As the flowers start to grow again and the trees burst into leaf, the birds burst into song. Blackbird, robin, dunnock, wren, chaffinch, greenfinch, song thrush (which helpfully repeats each phrase twice), mistle thrush and goldfinch can all be heard. Great spotted woodpeckers use tree trunks as drums to advertise their presence.
The small rookery near the entrance will be alive with rooks calling to each other as they begin to nest. Summer migrants begin to appear – swallows, house martins and later (in May), swifts can all gather over the open grassland and you may hear the falling cadence of a willow warbler along the hedgerows or a chiffchaff continually singing its name from the top of a tree. Some birds merely pass through very briefly and if you are very lucky, perhaps early on a quiet morning, you may find a wheatear or catch a brief colourful glimpse of a redstart.
Most birds will now be busy feeding their young and you should be able to easily spot family parties of blue, great and long-tailed tits. Other birds will have young to feed as well and sparrow hawks will be looking out for easy victims.
Kestrels will welcome the long grass as it will serve as home to many small mammals which they will hunt. An uncommon summer visitor but one which is increasing in number is the hobby. This is one of the few birds capable of catching a swift in flight and where swifts gather in “screaming parties” (as they do over the park) then one may appear. As summer progresses birds can be harder to see as most go into moult, renewing their feathers, so keep themselves quiet and hidden.
An exciting time in the bird watching calendar – anything can turn up anywhere! The summer migrants start to leave and parties of swallows can be noted flying over the park heading south. Buzzards can be very noticeable at this time of year and with pairs breeding not far away groups of three to four birds might be noticed drifting high on thermals. Red kites, too, are increasingly noted over the town and can be seen twisting and turning in the sky. Jays become more visible as they collect acorns from oak trees and then fly off to bury them for retrieval in the cold weather. As autumn approaches winter other species begin to move and in suitable conditions flocks of meadow pipits, skylarks, various finches and even woodpigeons can be counted as they stream towards warmer climes for the winter.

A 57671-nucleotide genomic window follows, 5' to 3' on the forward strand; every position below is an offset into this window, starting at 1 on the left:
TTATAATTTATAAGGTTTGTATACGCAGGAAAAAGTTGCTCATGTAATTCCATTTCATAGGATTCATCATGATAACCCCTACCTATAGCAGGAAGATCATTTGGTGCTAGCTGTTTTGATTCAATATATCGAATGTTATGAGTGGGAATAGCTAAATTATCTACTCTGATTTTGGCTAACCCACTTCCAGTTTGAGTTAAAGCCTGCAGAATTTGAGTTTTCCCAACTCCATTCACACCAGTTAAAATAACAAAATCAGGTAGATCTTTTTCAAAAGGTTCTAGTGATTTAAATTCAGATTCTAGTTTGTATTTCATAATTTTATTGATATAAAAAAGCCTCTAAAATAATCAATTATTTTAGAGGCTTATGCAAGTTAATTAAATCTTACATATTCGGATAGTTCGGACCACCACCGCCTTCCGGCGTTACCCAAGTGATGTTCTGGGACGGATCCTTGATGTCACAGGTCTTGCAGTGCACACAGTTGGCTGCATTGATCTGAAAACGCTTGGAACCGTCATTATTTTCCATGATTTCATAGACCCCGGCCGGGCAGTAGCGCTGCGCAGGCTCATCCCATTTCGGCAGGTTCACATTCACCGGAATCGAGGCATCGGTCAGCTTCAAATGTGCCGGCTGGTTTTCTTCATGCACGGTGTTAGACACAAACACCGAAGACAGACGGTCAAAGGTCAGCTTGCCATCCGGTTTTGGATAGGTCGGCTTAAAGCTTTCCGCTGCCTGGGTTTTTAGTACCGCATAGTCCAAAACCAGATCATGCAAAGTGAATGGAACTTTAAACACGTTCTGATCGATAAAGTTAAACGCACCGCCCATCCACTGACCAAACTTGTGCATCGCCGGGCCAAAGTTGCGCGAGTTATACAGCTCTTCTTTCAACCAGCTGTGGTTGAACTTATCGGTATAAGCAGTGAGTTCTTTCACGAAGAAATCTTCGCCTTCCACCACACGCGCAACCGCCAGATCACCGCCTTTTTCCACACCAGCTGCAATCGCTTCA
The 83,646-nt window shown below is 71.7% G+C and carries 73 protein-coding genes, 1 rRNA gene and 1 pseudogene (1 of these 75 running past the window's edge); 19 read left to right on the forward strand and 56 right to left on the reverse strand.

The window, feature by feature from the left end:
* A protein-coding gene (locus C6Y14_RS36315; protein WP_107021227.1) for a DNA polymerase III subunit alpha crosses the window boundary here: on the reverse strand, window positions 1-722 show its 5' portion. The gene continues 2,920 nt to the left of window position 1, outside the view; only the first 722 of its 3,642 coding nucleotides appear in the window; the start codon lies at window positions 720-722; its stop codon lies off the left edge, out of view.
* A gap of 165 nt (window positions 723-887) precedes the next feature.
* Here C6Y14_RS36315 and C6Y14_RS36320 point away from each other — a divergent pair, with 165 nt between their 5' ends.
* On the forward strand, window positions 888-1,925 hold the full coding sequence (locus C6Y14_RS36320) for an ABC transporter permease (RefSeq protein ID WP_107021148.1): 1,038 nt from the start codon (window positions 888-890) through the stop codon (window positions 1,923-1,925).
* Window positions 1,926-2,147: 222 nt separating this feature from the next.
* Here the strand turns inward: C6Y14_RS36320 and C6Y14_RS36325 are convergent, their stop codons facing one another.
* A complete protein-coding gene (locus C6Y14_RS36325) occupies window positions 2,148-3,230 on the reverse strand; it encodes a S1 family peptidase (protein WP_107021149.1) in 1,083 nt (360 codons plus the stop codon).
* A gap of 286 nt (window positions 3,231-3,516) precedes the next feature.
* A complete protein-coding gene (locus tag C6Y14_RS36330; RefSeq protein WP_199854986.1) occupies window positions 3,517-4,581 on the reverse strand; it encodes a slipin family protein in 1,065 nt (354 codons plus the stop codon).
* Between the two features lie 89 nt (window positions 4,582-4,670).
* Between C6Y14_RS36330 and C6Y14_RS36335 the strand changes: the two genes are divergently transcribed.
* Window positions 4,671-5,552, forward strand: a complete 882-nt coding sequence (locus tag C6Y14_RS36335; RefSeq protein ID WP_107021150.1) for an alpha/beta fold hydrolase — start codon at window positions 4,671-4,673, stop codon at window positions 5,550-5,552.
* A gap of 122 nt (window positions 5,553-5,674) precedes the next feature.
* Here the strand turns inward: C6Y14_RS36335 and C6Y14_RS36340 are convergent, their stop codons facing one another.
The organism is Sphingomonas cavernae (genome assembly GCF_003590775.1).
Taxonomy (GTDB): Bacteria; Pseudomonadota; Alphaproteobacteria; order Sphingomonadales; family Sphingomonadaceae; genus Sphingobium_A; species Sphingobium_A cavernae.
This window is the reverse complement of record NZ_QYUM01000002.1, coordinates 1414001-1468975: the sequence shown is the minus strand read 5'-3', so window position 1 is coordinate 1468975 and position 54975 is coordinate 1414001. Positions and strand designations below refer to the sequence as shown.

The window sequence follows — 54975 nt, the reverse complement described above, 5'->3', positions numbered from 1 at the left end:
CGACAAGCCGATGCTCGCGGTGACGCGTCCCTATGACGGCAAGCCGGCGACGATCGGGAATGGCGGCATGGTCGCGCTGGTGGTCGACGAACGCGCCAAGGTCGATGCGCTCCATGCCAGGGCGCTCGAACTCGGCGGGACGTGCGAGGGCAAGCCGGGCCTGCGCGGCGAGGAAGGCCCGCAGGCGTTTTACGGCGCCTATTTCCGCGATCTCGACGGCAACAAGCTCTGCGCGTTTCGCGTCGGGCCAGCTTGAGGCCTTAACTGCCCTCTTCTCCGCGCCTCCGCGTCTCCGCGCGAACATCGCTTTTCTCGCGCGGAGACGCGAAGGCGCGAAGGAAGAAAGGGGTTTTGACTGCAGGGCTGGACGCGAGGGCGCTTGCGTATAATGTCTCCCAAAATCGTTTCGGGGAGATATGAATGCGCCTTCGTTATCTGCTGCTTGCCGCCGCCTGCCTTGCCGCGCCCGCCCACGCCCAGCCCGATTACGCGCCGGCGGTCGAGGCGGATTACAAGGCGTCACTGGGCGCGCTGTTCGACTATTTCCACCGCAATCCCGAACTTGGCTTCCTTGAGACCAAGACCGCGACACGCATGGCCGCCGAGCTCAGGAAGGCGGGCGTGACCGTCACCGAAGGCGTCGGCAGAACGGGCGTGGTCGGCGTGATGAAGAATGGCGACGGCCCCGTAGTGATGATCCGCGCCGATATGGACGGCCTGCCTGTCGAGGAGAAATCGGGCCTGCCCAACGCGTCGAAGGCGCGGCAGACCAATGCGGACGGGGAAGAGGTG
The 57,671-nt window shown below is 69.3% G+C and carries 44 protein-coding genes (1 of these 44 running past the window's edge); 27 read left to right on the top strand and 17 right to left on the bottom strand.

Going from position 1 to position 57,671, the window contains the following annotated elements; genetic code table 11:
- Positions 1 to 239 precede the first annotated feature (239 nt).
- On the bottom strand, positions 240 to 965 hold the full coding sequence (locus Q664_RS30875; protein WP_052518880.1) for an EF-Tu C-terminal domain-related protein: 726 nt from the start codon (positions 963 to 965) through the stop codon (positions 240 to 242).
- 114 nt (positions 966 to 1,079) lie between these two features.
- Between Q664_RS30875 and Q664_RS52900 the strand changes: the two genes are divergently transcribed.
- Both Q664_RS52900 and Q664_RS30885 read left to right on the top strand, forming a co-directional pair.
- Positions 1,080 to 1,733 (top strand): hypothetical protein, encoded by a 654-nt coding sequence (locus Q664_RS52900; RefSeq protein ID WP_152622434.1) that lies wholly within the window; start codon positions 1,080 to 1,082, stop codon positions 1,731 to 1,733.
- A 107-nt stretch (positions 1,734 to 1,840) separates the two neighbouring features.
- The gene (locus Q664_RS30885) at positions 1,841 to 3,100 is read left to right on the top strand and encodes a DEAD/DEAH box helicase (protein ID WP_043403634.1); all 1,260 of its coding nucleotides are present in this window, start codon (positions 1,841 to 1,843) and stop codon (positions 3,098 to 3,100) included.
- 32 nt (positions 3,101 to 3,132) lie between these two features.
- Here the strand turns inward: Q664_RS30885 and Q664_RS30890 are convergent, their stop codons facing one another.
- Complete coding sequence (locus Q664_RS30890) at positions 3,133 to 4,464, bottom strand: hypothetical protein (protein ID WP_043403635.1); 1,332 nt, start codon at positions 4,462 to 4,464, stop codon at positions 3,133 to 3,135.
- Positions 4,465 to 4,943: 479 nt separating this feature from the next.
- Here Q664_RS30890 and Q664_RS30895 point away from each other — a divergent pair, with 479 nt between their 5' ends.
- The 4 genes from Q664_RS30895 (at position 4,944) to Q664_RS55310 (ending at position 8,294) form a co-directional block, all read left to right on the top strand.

Winter thrushes arrive now - redwings and fieldfares – and these can be very noticeable as they flock to berries, keen to replenish the energy they have used up during their flight here from Scandinavia. Tits can form large flocks at this time of year and it can be worth scanning through them carefully as other species can join them such as treecreepers, great spotted woodpeckers, coal tits and goldcrests. Chaffinches might be joined by bramblings feeding on the fallen beechmast under the beech trees. The park is home to tawny owls, they are more often heard than seen, but now the leaves are off the trees they can be easier to find.
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